Lauren Tucker is our youngest volunteer Media Advisor at only 17 years old but her passion for wildlife, photography and local conservation issues has really impressed us and we are looking forward Lauren’s future work. This article focuses on the conservation issues around the village of Newton St Loe.
Wildlife and Conservation Issues at Newton St Loe
Newton St Loe is a small village (pop. 631) located between Bath and Bristol. The majority of the village is owned by Duchy of Cornwall. Its name comes from the first owner of the mansion house ‘St Loe’.
There is evidence of a 3rd century Roman villa on the site of Newton St Loe. It was first discovered in 1837 when the Bath to Bristol railway line was constructed; most of the remains were destroyed when the railway line was built but two of the biggest mosaics were taken from the site and placed in the Bristol Art Gallery where they can be seen to this day. Further investigation was made in 1968 when the A4 was being widened to accommodate the increase of traffic in and out of the city but the investigation was unsuccessful and there is still little known about the villa.
The green land around the village is very important for wildlife and is also used for farming. There is a campus on Newton Park that is used by Bath Spa University and currently leased from Duchy of Cornwall. The campus has a lake, nature reserve, woodland and the rest is used for farmland.
Local people are opposing the housing plan to build 2000 houses on this land because it is a beautiful countryside with plenty of wildlife and history to it all. If houses were to be built it would decrease the wildlife numbers, get rid of all the history and wipe memories for the people that live in the surrounding area. The history would also be forgotten.
A number of petitions have been set up to protect the land, one which received over 200 signatures. NSL Conservation, English Heritage, Corston Parish Council are just a few companies that are opposing to the idea of the houses being built.
So far, the housing plan has been rejected but another plan has unfortunately been put in place. Hopefully this one will be rejected as well.
I have lived in Twerton, just outside of Newton St Loe for all 17 years of my life and feel that it is very important to have green land left in between cities for wildlife and for farming that produce local food for the surrounding cities and villages. If we keep building on the green land we will eventually have no free land left and the wildlife will be severely threatened by a reduction in land for farming, which is where most wildlife gets their main source of food from.
I have recently got into bird watching, I walk 3 times a week around Newton St Loe and find it a beautiful little village with a large variety of nature and wildlife. I have started doing a walk that consists of walking up to and around Seven Acre Woods, the amount of birds I have spotted recently is amazing. There are two pairs of nesting buzzards in the woods, skylarks nesting in the fields around the woods, and over the past week two new birds have been spotted: a Whitethroat and a Chiffchaff which will let you get quite close to them, considering their environment. There are also another 15 different species which I have seen over the past couple of months including Siskins, Yellowhammers, Wagtails, Pipits and Fieldfares. I have not only spotted birds but also a number of deer including Chinese Water Deer. There are also pheasants and hares that are common to Seven Acre Woods. The amount of insects I see is amazing and uncountable with such a large variety of species!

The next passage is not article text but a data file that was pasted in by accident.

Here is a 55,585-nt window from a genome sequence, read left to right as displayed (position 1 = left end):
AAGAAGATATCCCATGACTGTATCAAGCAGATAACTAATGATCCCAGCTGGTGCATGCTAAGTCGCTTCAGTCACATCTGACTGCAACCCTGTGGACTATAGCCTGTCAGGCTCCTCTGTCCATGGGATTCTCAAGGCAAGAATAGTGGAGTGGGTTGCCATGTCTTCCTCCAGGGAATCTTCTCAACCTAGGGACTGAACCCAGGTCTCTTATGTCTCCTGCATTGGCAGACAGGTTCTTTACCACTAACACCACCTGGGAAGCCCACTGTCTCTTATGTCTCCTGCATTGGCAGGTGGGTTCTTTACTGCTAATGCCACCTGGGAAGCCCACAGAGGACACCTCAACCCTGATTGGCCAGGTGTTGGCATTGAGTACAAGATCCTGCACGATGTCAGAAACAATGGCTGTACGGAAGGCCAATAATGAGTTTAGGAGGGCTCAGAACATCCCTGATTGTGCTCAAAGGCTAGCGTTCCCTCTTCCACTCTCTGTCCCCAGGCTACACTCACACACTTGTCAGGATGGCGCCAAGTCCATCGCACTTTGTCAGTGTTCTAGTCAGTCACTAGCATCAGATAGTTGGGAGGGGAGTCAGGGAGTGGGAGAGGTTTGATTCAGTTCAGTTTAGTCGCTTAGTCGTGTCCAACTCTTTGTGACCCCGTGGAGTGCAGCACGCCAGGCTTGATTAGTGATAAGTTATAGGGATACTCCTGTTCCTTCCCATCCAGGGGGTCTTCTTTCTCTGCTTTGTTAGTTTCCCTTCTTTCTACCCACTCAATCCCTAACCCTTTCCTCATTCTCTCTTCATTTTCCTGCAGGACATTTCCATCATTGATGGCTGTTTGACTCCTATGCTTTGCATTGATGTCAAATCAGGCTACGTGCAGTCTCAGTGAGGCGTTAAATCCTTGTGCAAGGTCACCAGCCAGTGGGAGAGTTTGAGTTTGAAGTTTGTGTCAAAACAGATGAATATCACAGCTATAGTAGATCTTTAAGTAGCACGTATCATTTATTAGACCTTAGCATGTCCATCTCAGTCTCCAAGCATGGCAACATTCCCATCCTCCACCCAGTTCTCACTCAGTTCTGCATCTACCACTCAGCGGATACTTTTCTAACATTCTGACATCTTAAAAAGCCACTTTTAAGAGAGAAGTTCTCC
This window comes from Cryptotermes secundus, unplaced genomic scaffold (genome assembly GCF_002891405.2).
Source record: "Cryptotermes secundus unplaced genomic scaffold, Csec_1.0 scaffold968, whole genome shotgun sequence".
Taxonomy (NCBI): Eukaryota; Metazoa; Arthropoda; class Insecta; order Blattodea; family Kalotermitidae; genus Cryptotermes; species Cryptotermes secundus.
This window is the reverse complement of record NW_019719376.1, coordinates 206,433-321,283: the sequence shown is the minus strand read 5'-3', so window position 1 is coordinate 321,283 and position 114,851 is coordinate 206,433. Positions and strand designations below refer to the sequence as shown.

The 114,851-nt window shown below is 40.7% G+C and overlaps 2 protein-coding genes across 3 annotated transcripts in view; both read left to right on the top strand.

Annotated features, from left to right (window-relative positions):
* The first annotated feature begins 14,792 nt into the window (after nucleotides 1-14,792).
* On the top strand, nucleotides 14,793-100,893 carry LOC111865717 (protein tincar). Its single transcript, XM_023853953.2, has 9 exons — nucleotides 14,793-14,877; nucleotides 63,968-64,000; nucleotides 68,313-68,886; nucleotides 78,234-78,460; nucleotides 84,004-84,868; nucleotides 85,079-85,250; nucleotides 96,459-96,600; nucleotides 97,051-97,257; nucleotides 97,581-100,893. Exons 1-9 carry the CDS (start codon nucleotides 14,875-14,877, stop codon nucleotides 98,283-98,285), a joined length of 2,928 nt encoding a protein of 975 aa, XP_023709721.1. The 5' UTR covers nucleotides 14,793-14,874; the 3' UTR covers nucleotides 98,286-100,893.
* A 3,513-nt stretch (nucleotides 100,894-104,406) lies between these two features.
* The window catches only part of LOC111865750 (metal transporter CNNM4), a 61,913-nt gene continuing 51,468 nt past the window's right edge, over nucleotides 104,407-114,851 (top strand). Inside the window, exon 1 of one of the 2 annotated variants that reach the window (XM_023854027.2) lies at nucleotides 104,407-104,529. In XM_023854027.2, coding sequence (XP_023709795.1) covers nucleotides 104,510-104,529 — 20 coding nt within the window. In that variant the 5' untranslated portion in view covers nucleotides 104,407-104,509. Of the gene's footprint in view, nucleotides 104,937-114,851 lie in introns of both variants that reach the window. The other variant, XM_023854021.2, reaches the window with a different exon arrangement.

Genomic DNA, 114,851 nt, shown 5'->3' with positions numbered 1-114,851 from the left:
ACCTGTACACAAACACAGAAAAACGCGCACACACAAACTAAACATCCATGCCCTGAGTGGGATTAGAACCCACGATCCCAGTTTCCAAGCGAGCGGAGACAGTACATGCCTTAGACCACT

Walking through the lanes just before Newton St Loe village on the road I saw a Common Lizard that had unfortunately been hit by a car, despite it being dead it was still a new species which means that it is likely to be more in the area. It is also a species I never thought I would get to see!
Since the beginning of the year, whenever I go out walking I see another new species whether it is a bird, insect or another kind of wildlife, but this means that it is a perfect area for wildlife with all different plants, trees and fields for different species to nest in, the population for wildlife is improving more and more every day.
If houses were built on this land there would be nothing as near as what there is now and the loss could be irreplaceable.
To get involved or for more information, please contact the ‘New Environmentalist’ or contact one of the local conservation groups at: